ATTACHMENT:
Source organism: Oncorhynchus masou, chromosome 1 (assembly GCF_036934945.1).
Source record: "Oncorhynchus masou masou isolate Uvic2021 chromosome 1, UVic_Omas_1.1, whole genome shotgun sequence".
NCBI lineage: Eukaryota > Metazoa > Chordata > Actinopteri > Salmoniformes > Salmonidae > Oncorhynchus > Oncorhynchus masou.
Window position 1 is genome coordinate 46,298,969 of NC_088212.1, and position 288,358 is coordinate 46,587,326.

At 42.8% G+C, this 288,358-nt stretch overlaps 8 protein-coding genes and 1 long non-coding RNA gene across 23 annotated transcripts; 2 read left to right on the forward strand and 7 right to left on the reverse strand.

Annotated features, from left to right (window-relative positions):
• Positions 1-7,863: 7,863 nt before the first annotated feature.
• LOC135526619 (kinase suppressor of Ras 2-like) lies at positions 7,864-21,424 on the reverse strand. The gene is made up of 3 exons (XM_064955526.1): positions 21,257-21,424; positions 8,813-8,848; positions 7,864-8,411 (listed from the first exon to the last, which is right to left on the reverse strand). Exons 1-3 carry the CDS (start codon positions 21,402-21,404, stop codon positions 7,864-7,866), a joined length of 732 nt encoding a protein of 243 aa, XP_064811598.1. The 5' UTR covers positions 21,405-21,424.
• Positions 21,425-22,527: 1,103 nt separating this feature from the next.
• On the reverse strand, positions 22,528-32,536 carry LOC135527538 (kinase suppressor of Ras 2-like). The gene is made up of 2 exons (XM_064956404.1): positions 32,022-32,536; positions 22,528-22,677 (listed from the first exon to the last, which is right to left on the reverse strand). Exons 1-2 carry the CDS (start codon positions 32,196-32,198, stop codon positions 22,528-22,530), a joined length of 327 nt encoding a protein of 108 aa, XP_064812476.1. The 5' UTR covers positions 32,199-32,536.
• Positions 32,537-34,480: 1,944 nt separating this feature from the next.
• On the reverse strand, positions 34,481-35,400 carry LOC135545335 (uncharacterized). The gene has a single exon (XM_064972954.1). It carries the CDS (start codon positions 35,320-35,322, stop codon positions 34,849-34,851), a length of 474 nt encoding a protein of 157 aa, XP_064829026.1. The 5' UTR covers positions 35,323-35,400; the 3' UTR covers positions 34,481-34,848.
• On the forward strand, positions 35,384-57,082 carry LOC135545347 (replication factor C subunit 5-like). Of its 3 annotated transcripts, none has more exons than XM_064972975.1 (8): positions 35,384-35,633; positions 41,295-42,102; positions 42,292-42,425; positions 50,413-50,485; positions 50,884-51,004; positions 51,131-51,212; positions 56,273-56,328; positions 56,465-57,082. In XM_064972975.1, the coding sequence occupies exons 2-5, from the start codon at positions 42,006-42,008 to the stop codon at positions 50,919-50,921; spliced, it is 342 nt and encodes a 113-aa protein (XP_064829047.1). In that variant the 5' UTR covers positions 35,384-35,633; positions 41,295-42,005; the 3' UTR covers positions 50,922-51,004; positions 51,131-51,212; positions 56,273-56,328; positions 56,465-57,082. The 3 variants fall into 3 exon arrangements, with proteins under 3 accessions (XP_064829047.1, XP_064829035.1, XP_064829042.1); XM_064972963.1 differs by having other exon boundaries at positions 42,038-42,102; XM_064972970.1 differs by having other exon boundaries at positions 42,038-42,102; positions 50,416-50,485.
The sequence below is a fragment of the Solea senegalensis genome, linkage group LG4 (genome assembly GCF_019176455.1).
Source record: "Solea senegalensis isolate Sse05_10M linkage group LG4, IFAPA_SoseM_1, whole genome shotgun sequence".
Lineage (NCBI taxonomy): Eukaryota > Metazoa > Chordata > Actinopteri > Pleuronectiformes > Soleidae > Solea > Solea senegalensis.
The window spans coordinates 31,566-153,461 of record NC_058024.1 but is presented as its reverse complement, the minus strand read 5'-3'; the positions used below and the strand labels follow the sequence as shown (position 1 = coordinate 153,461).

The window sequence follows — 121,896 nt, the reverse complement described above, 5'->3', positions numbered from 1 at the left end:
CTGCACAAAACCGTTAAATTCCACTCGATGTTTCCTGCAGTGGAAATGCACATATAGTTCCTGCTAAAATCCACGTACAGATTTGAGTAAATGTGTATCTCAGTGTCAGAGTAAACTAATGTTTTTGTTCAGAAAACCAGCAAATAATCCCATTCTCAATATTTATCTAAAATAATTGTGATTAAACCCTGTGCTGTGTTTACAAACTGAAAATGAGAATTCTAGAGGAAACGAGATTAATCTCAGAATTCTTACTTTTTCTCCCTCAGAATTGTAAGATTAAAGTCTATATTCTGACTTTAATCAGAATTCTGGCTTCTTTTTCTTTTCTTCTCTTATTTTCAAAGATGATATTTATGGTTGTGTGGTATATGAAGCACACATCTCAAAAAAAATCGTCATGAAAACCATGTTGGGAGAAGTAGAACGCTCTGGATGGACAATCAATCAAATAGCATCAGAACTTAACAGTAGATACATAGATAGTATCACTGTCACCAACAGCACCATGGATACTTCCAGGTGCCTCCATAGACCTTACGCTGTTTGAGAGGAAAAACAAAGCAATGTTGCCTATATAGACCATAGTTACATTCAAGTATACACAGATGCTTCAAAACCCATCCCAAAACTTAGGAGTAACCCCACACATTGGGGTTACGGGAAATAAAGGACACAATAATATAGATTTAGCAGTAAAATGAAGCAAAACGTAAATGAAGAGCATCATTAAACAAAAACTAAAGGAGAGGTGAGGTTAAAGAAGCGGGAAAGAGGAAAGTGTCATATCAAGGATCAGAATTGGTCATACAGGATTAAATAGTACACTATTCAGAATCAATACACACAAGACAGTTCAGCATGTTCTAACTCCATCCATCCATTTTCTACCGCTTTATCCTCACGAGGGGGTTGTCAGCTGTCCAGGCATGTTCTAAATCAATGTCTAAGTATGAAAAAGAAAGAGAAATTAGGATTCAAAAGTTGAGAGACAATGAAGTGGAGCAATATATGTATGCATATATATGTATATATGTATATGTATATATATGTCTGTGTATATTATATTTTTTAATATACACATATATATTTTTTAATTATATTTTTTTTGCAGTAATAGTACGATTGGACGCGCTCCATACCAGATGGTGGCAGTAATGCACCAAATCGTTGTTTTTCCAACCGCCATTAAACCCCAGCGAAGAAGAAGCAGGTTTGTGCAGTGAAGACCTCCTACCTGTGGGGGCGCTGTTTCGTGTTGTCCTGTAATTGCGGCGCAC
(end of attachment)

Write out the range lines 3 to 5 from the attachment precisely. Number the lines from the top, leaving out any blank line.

NCBI lineage: Eukaryota > Metazoa > Chordata > Actinopteri > Salmoniformes > Salmonidae > Oncorhynchus > Oncorhynchus masou.
Window position 1 is genome coordinate 46,298,969 of NC_088212.1, and position 288,358 is coordinate 46,587,326.

At 42.8% G+C, this 288,358-nt stretch overlaps 8 protein-coding genes and 1 long non-coding RNA gene across 23 annotated transcripts; 2 read left to right on the forward strand and 7 right to left on the reverse strand.